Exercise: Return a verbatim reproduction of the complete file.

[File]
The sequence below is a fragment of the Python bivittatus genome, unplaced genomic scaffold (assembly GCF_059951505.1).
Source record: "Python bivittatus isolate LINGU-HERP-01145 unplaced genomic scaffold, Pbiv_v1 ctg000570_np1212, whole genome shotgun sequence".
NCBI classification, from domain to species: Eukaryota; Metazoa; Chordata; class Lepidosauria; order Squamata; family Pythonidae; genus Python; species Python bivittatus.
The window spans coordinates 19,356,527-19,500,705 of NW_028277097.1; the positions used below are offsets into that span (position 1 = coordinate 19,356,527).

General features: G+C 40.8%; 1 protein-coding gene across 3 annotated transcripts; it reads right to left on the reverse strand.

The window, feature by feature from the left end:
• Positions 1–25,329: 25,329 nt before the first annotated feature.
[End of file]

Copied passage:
The sequence below is a fragment of the Python bivittatus genome, unplaced genomic scaffold (assembly GCF_059951505.1).
Source record: "Python bivittatus isolate LINGU-HERP-01145 unplaced genomic scaffold, Pbiv_v1 ctg000570_np1212, whole genome shotgun sequence".
NCBI classification, from domain to species: Eukaryota; Metazoa; Chordata; class Lepidosauria; order Squamata; family Pythonidae; genus Python; species Python bivittatus.
The window spans coordinates 19,356,527-19,500,705 of NW_028277097.1; the positions used below are offsets into that span (position 1 = coordinate 19,356,527).

General features: G+C 40.8%; 1 protein-coding gene across 3 annotated transcripts; it reads right to left on the reverse strand.

The window, feature by feature from the left end:
• Positions 1–25,329: 25,329 nt before the first annotated feature.